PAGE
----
Press Release

Government to put thousands of women at risk after double U-turn on DIY abortions

31 March 2020         Issued by: Christian Concern

The government has last night (March 30) undertaken an incredible double U-turn by announcing the most significant change to abortion law since 1967.

The official announcement comes despite the government categorically stating last week that there would be no change to abortion law as part of its response to Covid-19.

The announcement will allow women to undertake abortions in their own homes without medical supervision.

The decision comes without any public consultation, parliamentary scrutiny or debate, with the government itself having warned that the move would put thousands of vulnerable women at risk at an already highly vulnerable time.

‘Administrative error’

On Monday 23 March, hours before the national lock down, the Department for Health and Social Care had announced the extreme changes to abortion law on Twitter.

The pro-abortion lobby claimed that the measures were needed because 44,000 women would be unable to access abortion services during the coronavirus crisis.

The formal legislation had been legally signed off by Mark Davies, Director of Population Health, but hours later was dramatically pulled with the tenuous claim that there had been an ‘administrative error.’

The government web page announcing the changes instead had the following message for visitors:

“The information on this page has been removed because it was published in error. This was published in error. There will be no changes to abortion regulations.”

This was followed by the Health Secretary, Matthew Hancock, categorically stating in parliament that: ‘We have no proposals to change abortion law in our Covid-19 response.’

Health Minister rejected amendments

Then, as the Coronavirus Bill was brought to the House of Lords on Wednesday 25 March, Health Minister, Lord Bethell, rejected strongly on behalf of the government the proposed changes to abortion law, stating:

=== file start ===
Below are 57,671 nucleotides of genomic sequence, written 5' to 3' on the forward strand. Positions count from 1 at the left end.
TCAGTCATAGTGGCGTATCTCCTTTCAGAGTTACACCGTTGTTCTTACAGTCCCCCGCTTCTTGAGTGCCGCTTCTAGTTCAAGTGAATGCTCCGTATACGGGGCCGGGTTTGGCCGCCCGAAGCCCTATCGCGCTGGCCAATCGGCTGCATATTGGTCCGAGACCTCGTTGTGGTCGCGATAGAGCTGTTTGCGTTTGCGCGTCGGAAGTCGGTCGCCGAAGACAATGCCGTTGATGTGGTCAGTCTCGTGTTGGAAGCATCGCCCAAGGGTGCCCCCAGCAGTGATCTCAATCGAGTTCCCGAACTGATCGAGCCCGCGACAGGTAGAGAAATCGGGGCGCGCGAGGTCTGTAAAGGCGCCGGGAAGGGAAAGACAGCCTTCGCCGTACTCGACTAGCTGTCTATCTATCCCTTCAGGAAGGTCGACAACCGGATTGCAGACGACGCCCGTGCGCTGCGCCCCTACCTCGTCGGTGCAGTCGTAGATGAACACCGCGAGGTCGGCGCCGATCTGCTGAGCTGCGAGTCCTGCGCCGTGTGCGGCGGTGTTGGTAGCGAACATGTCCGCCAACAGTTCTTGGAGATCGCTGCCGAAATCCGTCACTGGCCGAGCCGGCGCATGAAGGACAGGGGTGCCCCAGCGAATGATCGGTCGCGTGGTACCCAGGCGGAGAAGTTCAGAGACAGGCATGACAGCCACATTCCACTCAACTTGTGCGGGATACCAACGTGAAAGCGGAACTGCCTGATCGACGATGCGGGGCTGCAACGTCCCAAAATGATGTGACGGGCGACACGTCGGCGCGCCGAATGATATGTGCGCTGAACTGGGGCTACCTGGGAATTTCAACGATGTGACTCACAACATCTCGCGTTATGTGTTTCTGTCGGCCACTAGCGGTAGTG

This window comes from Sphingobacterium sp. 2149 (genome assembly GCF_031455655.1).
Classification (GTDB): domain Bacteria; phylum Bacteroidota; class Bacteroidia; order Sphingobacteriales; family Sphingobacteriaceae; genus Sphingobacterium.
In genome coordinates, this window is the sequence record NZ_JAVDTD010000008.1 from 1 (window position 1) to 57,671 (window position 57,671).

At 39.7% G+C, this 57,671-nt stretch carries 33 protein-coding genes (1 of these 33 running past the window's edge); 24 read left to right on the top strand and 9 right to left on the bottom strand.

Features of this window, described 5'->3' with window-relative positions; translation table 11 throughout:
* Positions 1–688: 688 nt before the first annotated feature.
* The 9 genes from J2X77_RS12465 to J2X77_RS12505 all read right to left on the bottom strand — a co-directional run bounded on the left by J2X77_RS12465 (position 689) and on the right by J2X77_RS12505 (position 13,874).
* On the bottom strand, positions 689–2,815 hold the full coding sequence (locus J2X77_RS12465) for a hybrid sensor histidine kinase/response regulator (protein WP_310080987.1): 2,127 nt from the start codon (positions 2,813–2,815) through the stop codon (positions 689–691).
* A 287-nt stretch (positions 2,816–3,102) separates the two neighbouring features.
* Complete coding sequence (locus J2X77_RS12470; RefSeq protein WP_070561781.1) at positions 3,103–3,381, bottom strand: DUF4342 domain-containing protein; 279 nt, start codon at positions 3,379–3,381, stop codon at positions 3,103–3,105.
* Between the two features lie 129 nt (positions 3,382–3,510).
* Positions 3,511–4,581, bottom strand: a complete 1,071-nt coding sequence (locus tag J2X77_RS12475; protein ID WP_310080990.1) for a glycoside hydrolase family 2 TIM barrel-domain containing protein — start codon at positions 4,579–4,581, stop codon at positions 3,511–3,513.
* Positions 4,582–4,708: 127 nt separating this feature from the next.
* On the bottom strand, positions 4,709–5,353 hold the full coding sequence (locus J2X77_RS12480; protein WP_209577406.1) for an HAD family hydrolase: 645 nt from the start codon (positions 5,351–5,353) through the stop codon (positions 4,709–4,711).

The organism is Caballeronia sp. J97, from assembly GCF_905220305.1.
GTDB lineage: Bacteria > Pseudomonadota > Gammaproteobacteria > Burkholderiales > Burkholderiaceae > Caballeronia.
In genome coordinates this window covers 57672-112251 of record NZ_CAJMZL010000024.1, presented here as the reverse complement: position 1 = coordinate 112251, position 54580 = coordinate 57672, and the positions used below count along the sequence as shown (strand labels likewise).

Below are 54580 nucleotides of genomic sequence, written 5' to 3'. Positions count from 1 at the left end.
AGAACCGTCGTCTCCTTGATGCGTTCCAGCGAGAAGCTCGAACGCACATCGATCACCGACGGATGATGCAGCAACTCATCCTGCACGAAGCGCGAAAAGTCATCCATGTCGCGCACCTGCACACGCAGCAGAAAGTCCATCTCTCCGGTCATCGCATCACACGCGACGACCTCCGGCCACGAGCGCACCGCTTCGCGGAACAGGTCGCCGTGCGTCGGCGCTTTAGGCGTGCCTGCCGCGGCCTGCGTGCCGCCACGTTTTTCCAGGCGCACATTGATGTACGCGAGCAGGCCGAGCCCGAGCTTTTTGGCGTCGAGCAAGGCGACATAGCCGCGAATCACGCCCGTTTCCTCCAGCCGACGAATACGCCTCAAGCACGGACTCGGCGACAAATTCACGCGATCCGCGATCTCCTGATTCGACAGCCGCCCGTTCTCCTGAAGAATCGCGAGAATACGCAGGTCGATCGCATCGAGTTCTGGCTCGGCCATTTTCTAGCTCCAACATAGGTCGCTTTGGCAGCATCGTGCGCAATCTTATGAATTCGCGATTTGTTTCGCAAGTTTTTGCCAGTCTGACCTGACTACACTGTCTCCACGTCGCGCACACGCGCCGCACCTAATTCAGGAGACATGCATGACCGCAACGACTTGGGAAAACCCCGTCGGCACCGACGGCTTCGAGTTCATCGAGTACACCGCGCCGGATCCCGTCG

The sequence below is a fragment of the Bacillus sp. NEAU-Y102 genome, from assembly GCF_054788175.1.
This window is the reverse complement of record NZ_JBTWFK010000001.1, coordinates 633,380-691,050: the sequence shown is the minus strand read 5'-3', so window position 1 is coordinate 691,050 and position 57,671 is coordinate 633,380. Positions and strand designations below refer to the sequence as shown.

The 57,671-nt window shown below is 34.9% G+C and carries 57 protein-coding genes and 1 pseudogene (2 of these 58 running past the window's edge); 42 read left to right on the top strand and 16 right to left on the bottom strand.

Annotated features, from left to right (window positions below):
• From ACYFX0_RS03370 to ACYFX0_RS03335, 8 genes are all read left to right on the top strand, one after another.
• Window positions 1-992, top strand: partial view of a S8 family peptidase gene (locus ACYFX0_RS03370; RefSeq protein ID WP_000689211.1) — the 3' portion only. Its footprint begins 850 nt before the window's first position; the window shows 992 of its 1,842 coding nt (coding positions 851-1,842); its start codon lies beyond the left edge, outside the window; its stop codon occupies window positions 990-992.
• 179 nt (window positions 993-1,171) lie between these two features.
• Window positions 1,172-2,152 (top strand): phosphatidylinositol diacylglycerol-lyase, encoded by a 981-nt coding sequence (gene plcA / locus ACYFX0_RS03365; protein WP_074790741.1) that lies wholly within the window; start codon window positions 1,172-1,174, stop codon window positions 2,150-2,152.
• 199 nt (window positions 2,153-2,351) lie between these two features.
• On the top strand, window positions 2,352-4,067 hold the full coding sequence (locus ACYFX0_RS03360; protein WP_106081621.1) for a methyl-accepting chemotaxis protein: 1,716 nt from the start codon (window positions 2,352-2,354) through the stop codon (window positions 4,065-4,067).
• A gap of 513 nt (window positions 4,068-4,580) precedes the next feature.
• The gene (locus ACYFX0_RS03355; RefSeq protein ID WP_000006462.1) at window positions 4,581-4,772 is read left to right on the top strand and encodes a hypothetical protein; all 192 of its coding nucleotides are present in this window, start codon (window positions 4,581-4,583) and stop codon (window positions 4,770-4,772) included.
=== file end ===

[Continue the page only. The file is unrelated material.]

“….we do not agree that women should be able to take both treatments for medical abortion at home. We believe that it is an essential safeguard that a woman attends a clinic, to ensure that she has an opportunity to be seen alone and to ensure that there are no issues.

“Do we really want to support an amendment that could remove the only opportunity many women have, often at a most vulnerable stage, to speak confidentially and one-to-one with a doctor about their concerns on abortion and about what the alternatives might be? The bottom line is that, if there is an abusive relationship and no legal requirement for a doctor’s involvement, it is far more likely that a vulnerable woman could be pressured into having an abortion by an abusive partner.”

He also made it clear that it would be inappropriate to make this change without parliamentary scrutiny:

“It is not right to rush through this type of change in a sensitive area such as abortion without adequate parliamentary scrutiny.”

He finally pointed out:

“… where we have taken a huge amount of advice — we have worked with the scientific advice in the department —is in the fact that the changes being offered are a fundamental change to the way abortions are regulated and administered in this country. Those regulations and administration arrangements have been worked on for years and are subject to an enormous amount of consensus.”

Government go against their own warnings

Now, despite these clear statements, the government have gone against their own warnings by officially announcing the biggest change to abortion law since the 1967 Abortion Act.

The new measures will see ‘DIY’ abortions performed on women by themselves in their homes without the need for a doctor or medical professional.

Before this proposal, abortions could only take place in hospitals or abortion clinics approved by the Secretary of State.

Under the new temporary policy, doctors will be able to prescribe mifepristone and misoprostol over the phone or video platforms such as Facetime or Skype.

Chief Executive of Christian Concern, Andrea Williams, said:

“Abortion has nothing to do with coronavirus, and abusing public trust to advance a different agenda undermines trust in the government and effectiveness of response to the epidemic. There are no proposals to our knowledge to use abortion clinics’ capacity or personnel to respond to coronavirus.

“At a time of national and global crisis, to be pushing through a back-door policy that will put thousands of women at risk is dangerous and chilling.

“This policy will not help the women involved and will only lead to further vulnerability and trauma.

“The idea that our medical profession is prepared to prescribe such powerful drugs, in effect on demand, without seeing the patient is disturbing.

“In a time when we are being constantly warned of the threat to lives as a result of Covid-19, this move is ironic in its flagrant disregard for life. These pills cost somewhere in the region of 15 pence, but end a human life.

“It does not smack of a kind and compassionate society, but one that is expedient and does not recognise the value of human life or the vulnerability of a woman who finds herself in a difficult situation.

“Something has gone wrong at the heart of our democratic systems when such a policy is introduced without proper public scrutiny, especially when our NHS is and will be under such strain in the coming weeks and months. We call on the government to urgently repeal these changes.”

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